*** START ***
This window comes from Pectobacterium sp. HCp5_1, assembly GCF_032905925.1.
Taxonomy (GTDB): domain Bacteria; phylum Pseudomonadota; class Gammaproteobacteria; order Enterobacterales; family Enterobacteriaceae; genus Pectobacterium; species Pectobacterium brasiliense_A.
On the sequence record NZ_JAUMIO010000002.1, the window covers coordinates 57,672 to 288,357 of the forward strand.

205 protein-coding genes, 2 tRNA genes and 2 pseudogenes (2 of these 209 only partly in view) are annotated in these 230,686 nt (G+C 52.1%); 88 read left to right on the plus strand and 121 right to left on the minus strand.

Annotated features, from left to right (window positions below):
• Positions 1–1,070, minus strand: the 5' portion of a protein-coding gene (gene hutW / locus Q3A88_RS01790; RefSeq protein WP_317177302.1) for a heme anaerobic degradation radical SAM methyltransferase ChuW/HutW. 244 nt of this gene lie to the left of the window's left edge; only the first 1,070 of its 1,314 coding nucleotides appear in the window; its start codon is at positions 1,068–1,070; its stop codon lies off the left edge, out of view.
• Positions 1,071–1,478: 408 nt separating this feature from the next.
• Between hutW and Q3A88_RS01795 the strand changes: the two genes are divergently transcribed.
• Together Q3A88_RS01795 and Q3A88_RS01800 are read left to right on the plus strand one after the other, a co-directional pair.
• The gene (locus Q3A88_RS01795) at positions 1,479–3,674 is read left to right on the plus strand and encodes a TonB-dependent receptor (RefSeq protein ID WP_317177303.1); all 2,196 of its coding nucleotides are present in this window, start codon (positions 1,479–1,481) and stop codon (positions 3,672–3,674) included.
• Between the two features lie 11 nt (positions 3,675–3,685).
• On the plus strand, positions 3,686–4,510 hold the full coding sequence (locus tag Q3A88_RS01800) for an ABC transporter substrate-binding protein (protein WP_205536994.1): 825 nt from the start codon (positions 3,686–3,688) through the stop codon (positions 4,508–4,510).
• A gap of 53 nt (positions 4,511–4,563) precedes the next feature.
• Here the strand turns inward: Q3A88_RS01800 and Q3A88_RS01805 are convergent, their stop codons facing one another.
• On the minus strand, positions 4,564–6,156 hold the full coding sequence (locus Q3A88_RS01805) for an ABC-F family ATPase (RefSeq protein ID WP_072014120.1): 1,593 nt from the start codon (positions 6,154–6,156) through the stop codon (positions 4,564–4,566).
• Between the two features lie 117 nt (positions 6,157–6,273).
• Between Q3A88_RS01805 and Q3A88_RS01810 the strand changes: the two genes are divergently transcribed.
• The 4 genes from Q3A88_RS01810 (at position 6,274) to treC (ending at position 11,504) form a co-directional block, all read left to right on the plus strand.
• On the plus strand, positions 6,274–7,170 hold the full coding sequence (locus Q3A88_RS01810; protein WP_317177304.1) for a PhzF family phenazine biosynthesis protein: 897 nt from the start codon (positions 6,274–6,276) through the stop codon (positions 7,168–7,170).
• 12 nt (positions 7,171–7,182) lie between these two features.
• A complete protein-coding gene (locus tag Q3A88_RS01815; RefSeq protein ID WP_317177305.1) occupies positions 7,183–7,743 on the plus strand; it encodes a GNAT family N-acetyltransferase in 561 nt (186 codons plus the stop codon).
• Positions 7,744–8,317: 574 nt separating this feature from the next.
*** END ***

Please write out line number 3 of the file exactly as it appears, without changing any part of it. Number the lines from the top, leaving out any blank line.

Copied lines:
On the sequence record NZ_JAUMIO010000002.1, the window covers coordinates 57,672 to 288,357 of the forward strand.